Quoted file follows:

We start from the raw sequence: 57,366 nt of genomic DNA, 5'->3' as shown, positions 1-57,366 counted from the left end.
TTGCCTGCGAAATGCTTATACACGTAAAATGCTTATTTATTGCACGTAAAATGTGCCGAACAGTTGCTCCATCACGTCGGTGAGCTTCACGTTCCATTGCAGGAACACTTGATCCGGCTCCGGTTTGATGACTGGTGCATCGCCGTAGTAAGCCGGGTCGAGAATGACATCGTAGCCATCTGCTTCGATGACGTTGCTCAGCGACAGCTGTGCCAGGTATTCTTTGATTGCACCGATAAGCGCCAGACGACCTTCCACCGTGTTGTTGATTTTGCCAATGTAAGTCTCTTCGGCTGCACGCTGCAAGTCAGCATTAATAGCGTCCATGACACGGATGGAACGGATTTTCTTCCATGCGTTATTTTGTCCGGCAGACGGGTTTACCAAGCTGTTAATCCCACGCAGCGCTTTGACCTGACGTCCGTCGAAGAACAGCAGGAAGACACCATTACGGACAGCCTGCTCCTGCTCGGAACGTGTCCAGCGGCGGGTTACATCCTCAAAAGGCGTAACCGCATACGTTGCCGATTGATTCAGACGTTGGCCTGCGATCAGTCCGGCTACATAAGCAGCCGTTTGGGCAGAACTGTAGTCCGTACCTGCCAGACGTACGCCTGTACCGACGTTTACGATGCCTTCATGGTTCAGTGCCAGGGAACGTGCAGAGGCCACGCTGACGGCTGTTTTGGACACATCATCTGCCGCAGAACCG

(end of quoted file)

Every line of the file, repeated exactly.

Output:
We start from the raw sequence: 57,366 nt of genomic DNA, 5'->3' as shown, positions 1-57,366 counted from the left end.
TTGCCTGCGAAATGCTTATACACGTAAAATGCTTATTTATTGCACGTAAAATGTGCCGAACAGTTGCTCCATCACGTCGGTGAGCTTCACGTTCCATTGCAGGAACACTTGATCCGGCTCCGGTTTGATGACTGGTGCATCGCCGTAGTAAGCCGGGTCGAGAATGACATCGTAGCCATCTGCTTCGATGACGTTGCTCAGCGACAGCTGTGCCAGGTATTCTTTGATTGCACCGATAAGCGCCAGACGACCTTCCACCGTGTTGTTGATTTTGCCAATGTAAGTCTCTTCGGCTGCACGCTGCAAGTCAGCATTAATAGCGTCCATGACACGGATGGAACGGATTTTCTTCCATGCGTTATTTTGTCCGGCAGACGGGTTTACCAAGCTGTTAATCCCACGCAGCGCTTTGACCTGACGTCCGTCGAAGAACAGCAGGAAGACACCATTACGGACAGCCTGCTCCTGCTCGGAACGTGTCCAGCGGCGGGTTACATCCTCAAAAGGCGTAACCGCATACGTTGCCGATTGATTCAGACGTTGGCCTGCGATCAGTCCGGCTACATAAGCAGCCGTTTGGGCAGAACTGTAGTCCGTACCTGCCAGACGTACGCCTGTACCGACGTTTACGATGCCTTCATGGTTCAGTGCCAGGGAACGTGCAGAGGCCACGCTGACGGCTGTTTTGGACACATCATCTGCCGCAGAACCG